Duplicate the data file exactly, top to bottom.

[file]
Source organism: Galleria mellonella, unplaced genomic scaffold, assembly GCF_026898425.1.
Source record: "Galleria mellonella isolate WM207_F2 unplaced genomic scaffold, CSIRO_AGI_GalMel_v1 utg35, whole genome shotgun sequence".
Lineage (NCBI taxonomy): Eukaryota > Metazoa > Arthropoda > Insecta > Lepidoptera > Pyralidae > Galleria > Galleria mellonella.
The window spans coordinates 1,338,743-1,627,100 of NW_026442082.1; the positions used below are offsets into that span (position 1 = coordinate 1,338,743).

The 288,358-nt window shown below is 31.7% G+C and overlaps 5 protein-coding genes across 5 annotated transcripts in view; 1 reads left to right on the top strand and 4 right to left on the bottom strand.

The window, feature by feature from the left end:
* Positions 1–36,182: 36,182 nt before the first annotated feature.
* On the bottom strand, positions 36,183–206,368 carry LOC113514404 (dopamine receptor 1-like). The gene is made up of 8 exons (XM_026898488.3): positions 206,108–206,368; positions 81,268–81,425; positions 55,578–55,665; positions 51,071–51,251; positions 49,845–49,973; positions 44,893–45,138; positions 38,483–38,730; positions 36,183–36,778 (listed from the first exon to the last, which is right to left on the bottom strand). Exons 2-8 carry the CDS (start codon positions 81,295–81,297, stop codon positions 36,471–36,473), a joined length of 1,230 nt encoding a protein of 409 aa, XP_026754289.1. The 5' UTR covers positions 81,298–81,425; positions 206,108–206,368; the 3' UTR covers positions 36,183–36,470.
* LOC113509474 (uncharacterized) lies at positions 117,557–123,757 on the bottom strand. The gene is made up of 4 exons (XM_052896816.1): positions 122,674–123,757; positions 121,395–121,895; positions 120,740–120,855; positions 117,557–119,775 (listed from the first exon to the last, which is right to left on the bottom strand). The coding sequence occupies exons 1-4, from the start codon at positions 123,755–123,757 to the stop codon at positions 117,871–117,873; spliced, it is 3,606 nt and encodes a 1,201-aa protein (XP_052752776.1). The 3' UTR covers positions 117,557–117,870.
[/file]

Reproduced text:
Source organism: Galleria mellonella, unplaced genomic scaffold, assembly GCF_026898425.1.
Source record: "Galleria mellonella isolate WM207_F2 unplaced genomic scaffold, CSIRO_AGI_GalMel_v1 utg35, whole genome shotgun sequence".
Lineage (NCBI taxonomy): Eukaryota > Metazoa > Arthropoda > Insecta > Lepidoptera > Pyralidae > Galleria > Galleria mellonella.
The window spans coordinates 1,338,743-1,627,100 of NW_026442082.1; the positions used below are offsets into that span (position 1 = coordinate 1,338,743).

The 288,358-nt window shown below is 31.7% G+C and overlaps 5 protein-coding genes across 5 annotated transcripts in view; 1 reads left to right on the top strand and 4 right to left on the bottom strand.

The window, feature by feature from the left end:
* Positions 1–36,182: 36,182 nt before the first annotated feature.
* On the bottom strand, positions 36,183–206,368 carry LOC113514404 (dopamine receptor 1-like). The gene is made up of 8 exons (XM_026898488.3): positions 206,108–206,368; positions 81,268–81,425; positions 55,578–55,665; positions 51,071–51,251; positions 49,845–49,973; positions 44,893–45,138; positions 38,483–38,730; positions 36,183–36,778 (listed from the first exon to the last, which is right to left on the bottom strand). Exons 2-8 carry the CDS (start codon positions 81,295–81,297, stop codon positions 36,471–36,473), a joined length of 1,230 nt encoding a protein of 409 aa, XP_026754289.1. The 5' UTR covers positions 81,298–81,425; positions 206,108–206,368; the 3' UTR covers positions 36,183–36,470.
* LOC113509474 (uncharacterized) lies at positions 117,557–123,757 on the bottom strand. The gene is made up of 4 exons (XM_052896816.1): positions 122,674–123,757; positions 121,395–121,895; positions 120,740–120,855; positions 117,557–119,775 (listed from the first exon to the last, which is right to left on the bottom strand). The coding sequence occupies exons 1-4, from the start codon at positions 123,755–123,757 to the stop codon at positions 117,871–117,873; spliced, it is 3,606 nt and encodes a 1,201-aa protein (XP_052752776.1). The 3' UTR covers positions 117,557–117,870.